In neighbouring Syria, already shattered by more than a decade of civil war, the bulk of fatalities have been in the northwest, an area controlled by insurgents who are at war with President Bashar al-Assad — a conflict that has complicated efforts to aid people affected by the earthquake.

Thousands of Syrians who had sought refuge in Turkey from their country’s civil war have returned to their homes in the war zone — at least for now.

Anger over shoddy construction

Neither Turkey nor Syria have said how many people are still missing following the quake.

For families still waiting to retrieve relatives in Turkey, there is growing anger over what they see as corrupt building practices and deeply flawed urban development that resulted in thousands of homes and businesses disintegrating.

LISTEN | Anger is growing over alleged construction corruption in earthquake-stricken Turkey:

The Current21:25Anger is growing over alleged construction corruption in earthquake-stricken Turkey

Anger is growing over why so many buildings collapsed when earthquakes struck parts of Syria and Turkey last week. We look into alleged construction corruption with David Alexander, a professor of emergency planning and management at University College London; and Aslı Aydıntaşbaş, a former journalist and now a fellow at the U.S.-based think tank, Brookings Institution.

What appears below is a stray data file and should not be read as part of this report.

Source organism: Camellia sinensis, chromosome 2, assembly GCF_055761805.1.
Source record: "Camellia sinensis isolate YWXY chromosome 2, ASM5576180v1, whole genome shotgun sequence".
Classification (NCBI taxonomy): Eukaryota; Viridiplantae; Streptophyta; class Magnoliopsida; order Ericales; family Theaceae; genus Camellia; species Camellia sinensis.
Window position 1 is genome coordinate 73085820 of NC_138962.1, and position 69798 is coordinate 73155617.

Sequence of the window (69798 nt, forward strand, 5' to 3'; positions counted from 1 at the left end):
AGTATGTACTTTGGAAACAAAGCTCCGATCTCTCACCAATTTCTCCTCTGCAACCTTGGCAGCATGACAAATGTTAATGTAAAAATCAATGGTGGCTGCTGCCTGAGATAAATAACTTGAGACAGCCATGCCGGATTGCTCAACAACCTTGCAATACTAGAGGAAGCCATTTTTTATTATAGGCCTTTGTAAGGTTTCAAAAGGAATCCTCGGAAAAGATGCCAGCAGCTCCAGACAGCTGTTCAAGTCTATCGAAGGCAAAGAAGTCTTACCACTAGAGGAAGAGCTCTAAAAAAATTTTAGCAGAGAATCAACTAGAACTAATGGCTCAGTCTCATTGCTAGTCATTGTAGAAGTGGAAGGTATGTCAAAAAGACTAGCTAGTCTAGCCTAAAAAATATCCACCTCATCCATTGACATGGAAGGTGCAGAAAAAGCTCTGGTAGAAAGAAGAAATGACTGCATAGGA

One such building was the Ronesans Rezidans (Renaissance Residence), which keeled over in Antakya, killing hundreds.

“It was said to be earthquake-safe, but you can see the result,” said Hamza Alpaslan, 47, whose brother had lived in the apartment block. “It’s in horrible condition. There is neither cement nor proper iron in it. It’s a real hell.”

A car in the middle of earthquake rubble.
A cat stands on a destroyed street in the aftermath of the earthquake in Antakya, Turkey, on Friday. (Nir Elias/Reuters)

Turkey has promised to investigate anyone suspected of responsibility for the collapse of buildings and has ordered the detention of more than 100 suspects, including developers.

The United Nations on Thursday appealed for more than $1 billion US in funds for the Turkish relief operation, and has launched a $400-million appeal for Syrians.


Source link